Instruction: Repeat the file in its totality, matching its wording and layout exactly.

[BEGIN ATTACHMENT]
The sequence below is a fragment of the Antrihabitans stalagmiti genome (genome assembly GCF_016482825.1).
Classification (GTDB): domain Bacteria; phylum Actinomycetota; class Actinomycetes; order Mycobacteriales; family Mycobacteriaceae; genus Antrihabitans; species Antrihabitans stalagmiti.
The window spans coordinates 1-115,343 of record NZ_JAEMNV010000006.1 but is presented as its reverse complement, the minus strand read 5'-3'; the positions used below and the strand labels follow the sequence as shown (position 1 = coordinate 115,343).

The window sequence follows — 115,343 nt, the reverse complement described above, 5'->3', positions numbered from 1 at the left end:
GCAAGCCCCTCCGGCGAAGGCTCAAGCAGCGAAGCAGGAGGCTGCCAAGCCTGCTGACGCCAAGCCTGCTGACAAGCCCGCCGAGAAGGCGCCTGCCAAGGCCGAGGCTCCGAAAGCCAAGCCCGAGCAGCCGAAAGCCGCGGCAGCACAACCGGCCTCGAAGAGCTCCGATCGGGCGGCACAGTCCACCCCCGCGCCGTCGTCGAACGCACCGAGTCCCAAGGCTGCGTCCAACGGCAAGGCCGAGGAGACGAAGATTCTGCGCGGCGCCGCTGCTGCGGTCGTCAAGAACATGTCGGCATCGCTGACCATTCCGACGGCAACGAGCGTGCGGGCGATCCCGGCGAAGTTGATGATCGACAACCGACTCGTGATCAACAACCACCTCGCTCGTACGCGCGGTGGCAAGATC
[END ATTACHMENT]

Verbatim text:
The sequence below is a fragment of the Antrihabitans stalagmiti genome (genome assembly GCF_016482825.1).
Classification (GTDB): domain Bacteria; phylum Actinomycetota; class Actinomycetes; order Mycobacteriales; family Mycobacteriaceae; genus Antrihabitans; species Antrihabitans stalagmiti.
The window spans coordinates 1-115,343 of record NZ_JAEMNV010000006.1 but is presented as its reverse complement, the minus strand read 5'-3'; the positions used below and the strand labels follow the sequence as shown (position 1 = coordinate 115,343).

The window sequence follows — 115,343 nt, the reverse complement described above, 5'->3', positions numbered from 1 at the left end:
GCAAGCCCCTCCGGCGAAGGCTCAAGCAGCGAAGCAGGAGGCTGCCAAGCCTGCTGACGCCAAGCCTGCTGACAAGCCCGCCGAGAAGGCGCCTGCCAAGGCCGAGGCTCCGAAAGCCAAGCCCGAGCAGCCGAAAGCCGCGGCAGCACAACCGGCCTCGAAGAGCTCCGATCGGGCGGCACAGTCCACCCCCGCGCCGTCGTCGAACGCACCGAGTCCCAAGGCTGCGTCCAACGGCAAGGCCGAGGAGACGAAGATTCTGCGCGGCGCCGCTGCTGCGGTCGTCAAGAACATGTCGGCATCGCTGACCATTCCGACGGCAACGAGCGTGCGGGCGATCCCGGCGAAGTTGATGATCGACAACCGACTCGTGATCAACAACCACCTCGCTCGTACGCGCGGTGGCAAGATC